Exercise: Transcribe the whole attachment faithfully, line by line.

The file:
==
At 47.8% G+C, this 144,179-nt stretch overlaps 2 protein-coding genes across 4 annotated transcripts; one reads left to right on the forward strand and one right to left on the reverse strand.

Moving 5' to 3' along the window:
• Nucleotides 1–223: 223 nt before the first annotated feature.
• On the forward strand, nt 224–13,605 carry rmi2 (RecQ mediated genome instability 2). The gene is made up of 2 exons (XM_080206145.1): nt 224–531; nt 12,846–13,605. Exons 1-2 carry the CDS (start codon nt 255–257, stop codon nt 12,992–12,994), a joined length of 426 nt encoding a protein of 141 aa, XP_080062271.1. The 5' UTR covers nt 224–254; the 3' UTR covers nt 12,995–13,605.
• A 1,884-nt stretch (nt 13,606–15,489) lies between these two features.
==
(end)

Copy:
At 47.8% G+C, this 144,179-nt stretch overlaps 2 protein-coding genes across 4 annotated transcripts; one reads left to right on the forward strand and one right to left on the reverse strand.

Moving 5' to 3' along the window:
• Nucleotides 1–223: 223 nt before the first annotated feature.
• On the forward strand, nt 224–13,605 carry rmi2 (RecQ mediated genome instability 2). The gene is made up of 2 exons (XM_080206145.1): nt 224–531; nt 12,846–13,605. Exons 1-2 carry the CDS (start codon nt 255–257, stop codon nt 12,992–12,994), a joined length of 426 nt encoding a protein of 141 aa, XP_080062271.1. The 5' UTR covers nt 224–254; the 3' UTR covers nt 12,995–13,605.
• A 1,884-nt stretch (nt 13,606–15,489) lies between these two features.